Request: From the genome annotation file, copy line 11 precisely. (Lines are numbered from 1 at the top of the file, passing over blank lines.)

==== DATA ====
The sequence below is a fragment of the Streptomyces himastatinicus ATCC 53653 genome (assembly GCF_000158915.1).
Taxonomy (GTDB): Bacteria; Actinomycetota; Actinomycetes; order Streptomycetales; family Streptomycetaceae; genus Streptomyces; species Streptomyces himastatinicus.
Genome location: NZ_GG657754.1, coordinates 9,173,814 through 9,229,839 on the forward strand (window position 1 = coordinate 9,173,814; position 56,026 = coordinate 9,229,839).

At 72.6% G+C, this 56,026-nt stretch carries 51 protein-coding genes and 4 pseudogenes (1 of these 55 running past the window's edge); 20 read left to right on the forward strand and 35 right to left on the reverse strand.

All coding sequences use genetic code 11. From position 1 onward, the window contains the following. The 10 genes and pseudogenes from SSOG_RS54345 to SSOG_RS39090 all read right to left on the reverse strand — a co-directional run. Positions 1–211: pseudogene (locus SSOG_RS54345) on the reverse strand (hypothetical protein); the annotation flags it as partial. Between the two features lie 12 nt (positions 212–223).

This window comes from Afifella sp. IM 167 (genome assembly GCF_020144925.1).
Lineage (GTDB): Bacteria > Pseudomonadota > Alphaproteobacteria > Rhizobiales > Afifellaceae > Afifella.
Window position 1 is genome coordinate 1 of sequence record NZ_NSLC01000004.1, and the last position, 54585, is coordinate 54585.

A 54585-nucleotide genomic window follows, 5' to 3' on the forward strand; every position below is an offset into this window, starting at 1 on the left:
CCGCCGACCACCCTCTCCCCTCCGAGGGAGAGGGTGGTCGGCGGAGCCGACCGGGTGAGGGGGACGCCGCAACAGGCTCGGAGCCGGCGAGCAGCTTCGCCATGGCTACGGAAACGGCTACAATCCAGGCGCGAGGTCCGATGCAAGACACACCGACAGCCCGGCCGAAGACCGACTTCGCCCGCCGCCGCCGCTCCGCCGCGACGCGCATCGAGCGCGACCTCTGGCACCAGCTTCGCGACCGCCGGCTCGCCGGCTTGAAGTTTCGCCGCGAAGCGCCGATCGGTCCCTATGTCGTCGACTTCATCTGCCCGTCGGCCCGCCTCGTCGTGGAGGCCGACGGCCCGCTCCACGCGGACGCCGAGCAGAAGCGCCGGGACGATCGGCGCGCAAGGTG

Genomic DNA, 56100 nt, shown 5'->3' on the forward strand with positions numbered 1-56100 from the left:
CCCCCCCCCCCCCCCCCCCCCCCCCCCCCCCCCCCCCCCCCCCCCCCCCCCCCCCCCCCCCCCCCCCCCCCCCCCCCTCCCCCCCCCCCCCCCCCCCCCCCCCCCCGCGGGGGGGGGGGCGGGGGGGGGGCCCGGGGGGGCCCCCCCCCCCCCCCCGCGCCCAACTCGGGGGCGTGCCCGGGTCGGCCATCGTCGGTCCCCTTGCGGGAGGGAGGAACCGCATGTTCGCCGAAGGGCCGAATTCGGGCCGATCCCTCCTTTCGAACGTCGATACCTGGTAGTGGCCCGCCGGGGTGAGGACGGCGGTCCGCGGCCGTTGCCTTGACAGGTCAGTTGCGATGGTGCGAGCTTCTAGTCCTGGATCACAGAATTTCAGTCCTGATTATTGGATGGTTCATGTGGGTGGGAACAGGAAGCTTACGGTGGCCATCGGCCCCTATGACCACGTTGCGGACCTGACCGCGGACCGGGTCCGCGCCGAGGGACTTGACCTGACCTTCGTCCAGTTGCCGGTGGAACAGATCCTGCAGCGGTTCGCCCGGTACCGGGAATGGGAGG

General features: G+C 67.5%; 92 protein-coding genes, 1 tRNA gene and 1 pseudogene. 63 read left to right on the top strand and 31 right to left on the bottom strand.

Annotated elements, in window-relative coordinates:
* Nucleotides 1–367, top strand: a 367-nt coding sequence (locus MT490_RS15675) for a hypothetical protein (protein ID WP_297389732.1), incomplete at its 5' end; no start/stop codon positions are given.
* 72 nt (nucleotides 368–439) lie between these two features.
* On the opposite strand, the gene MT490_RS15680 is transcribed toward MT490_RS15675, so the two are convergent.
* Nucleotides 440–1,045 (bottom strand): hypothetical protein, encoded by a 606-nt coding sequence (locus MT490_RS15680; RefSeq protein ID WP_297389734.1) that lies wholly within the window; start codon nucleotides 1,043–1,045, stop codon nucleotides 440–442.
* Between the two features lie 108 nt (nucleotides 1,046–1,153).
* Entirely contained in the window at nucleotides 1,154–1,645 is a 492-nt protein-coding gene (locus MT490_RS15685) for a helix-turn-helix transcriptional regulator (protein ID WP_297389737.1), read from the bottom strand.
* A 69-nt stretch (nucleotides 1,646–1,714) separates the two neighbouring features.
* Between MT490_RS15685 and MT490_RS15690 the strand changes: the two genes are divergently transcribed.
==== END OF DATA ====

Genomic DNA, 56100 nt, shown 5'->3' on the forward strand with positions numbered 1-56100 from the left: